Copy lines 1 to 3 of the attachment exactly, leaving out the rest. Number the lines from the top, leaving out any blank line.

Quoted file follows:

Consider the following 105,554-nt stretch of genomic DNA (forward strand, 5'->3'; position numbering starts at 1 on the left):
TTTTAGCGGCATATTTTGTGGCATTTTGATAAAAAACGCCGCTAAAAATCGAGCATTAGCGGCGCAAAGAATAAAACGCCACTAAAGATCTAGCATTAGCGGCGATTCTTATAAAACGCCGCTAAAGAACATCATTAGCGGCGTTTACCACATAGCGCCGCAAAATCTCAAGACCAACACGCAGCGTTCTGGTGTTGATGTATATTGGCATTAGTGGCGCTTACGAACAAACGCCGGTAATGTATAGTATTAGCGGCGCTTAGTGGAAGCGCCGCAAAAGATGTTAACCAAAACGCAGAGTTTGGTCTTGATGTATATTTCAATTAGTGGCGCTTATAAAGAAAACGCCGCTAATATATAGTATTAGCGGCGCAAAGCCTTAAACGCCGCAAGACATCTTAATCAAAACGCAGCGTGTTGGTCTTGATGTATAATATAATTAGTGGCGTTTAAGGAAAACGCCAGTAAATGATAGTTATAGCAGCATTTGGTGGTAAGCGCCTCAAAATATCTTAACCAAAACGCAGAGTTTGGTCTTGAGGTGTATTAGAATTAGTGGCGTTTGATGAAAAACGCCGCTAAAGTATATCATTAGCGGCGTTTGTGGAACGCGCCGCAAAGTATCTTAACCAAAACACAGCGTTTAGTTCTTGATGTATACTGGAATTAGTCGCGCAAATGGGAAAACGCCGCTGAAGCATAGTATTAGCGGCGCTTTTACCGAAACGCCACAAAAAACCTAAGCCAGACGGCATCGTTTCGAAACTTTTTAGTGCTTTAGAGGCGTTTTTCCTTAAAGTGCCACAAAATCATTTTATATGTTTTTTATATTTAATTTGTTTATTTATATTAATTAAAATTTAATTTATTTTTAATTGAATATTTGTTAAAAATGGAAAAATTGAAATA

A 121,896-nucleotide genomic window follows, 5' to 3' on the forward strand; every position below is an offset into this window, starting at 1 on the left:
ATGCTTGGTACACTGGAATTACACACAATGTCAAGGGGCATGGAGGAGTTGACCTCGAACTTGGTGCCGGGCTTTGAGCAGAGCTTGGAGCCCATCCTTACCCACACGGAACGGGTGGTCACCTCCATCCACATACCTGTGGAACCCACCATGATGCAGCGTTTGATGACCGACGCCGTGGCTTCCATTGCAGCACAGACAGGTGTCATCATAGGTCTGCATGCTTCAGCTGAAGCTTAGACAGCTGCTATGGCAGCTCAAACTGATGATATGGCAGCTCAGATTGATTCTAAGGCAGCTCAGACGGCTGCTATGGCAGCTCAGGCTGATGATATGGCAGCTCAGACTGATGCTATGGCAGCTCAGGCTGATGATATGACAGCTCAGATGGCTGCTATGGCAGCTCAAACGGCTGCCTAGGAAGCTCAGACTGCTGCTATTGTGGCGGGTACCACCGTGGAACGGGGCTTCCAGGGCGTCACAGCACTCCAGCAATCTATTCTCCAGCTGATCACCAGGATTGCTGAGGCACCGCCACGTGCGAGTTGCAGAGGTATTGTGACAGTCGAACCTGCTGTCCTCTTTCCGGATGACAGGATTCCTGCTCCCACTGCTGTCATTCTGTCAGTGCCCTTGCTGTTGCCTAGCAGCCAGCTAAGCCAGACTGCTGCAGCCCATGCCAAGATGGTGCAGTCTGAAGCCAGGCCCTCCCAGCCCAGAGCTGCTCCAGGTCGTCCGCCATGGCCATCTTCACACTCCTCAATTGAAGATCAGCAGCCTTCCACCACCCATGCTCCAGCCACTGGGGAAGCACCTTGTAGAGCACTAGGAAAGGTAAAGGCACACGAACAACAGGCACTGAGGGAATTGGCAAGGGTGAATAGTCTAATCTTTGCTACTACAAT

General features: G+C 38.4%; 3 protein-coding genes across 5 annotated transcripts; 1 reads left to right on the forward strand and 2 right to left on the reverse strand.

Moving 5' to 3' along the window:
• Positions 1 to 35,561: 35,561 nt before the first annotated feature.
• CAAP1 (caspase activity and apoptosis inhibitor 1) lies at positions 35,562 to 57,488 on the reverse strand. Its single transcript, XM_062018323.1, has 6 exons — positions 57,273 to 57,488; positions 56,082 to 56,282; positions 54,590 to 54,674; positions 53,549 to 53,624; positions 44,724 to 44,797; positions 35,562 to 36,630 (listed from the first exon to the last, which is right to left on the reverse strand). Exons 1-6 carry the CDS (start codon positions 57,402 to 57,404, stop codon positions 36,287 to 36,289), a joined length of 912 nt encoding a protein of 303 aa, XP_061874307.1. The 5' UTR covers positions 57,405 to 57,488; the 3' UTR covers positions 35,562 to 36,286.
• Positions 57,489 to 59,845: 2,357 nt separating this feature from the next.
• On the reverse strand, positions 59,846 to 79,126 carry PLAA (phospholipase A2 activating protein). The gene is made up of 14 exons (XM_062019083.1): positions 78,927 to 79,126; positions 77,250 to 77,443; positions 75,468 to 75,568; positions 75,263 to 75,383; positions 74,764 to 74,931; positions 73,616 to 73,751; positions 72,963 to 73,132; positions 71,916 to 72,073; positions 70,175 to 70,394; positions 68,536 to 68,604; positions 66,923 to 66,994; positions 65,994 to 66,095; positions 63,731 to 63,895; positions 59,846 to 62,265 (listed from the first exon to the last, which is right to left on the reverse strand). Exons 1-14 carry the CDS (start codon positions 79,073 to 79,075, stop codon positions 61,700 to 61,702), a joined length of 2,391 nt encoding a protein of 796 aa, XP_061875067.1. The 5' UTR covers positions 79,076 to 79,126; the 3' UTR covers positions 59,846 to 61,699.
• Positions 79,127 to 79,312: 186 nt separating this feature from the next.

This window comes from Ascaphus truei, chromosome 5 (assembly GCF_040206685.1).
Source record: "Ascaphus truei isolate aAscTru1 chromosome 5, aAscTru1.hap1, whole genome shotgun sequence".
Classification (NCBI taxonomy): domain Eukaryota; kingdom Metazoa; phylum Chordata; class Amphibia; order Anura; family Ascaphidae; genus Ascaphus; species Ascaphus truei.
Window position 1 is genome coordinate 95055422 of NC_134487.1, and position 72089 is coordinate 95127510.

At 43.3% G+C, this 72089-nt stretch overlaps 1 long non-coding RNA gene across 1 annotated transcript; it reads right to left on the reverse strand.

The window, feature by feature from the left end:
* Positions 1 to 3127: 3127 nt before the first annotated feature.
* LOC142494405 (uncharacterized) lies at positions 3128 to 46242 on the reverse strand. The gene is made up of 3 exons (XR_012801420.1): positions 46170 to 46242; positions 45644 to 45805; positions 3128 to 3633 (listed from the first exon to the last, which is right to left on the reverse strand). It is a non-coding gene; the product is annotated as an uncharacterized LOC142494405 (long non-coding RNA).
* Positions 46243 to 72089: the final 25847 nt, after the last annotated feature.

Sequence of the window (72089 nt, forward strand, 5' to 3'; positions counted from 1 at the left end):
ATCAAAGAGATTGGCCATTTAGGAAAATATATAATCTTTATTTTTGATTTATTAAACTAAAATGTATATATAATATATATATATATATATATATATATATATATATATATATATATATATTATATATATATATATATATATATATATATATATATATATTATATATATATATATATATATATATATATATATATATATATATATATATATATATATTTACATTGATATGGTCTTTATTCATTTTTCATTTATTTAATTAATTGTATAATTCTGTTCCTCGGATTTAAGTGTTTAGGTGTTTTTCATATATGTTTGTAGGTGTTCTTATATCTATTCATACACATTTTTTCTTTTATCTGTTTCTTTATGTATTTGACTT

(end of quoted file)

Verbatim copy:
Consider the following 105,554-nt stretch of genomic DNA (forward strand, 5'->3'; position numbering starts at 1 on the left):
TTTTAGCGGCATATTTTGTGGCATTTTGATAAAAAACGCCGCTAAAAATCGAGCATTAGCGGCGCAAAGAATAAAACGCCACTAAAGATCTAGCATTAGCGGCGATTCTTATAAAACGCCGCTAAAGAACATCATTAGCGGCGTTTACCACATAGCGCCGCAAAATCTCAAGACCAACACGCAGCGTTCTGGTGTTGATGTATATTGGCATTAGTGGCGCTTACGAACAAACGCCGGTAATGTATAGTATTAGCGGCGCTTAGTGGAAGCGCCGCAAAAGATGTTAACCAAAACGCAGAGTTTGGTCTTGATGTATATTTCAATTAGTGGCGCTTATAAAGAAAACGCCGCTAATATATAGTATTAGCGGCGCAAAGCCTTAAACGCCGCAAGACATCTTAATCAAAACGCAGCGTGTTGGTCTTGATGTATAATATAATTAGTGGCGTTTAAGGAAAACGCCAGTAAATGATAGTTATAGCAGCATTTGGTGGTAAGCGCCTCAAAATATCTTAACCAAAACGCAGAGTTTGGTCTTGAGGTGTATTAGAATTAGTGGCGTTTGATGAAAAACGCCGCTAAAGTATATCATTAGCGGCGTTTGTGGAACGCGCCGCAAAGTATCTTAACCAAAACACAGCGTTTAGTTCTTGATGTATACTGGAATTAGTCGCGCAAATGGGAAAACGCCGCTGAAGCATAGTATTAGCGGCGCTTTTACCGAAACGCCACAAAAAACCTAAGCCAGACGGCATCGTTTCGAAACTTTTTAGTGCTTTAGAGGCGTTTTTCCTTAAAGTGCCACAAAATCATTTTATATGTTTTTTATATTTAATTTGTTTATTTATATTAATTAAAATTTAATTTATTTTTAATTGAATATTTGTTAAAAATGGAAAAATTGAAATA

A 121,896-nucleotide genomic window follows, 5' to 3' on the forward strand; every position below is an offset into this window, starting at 1 on the left: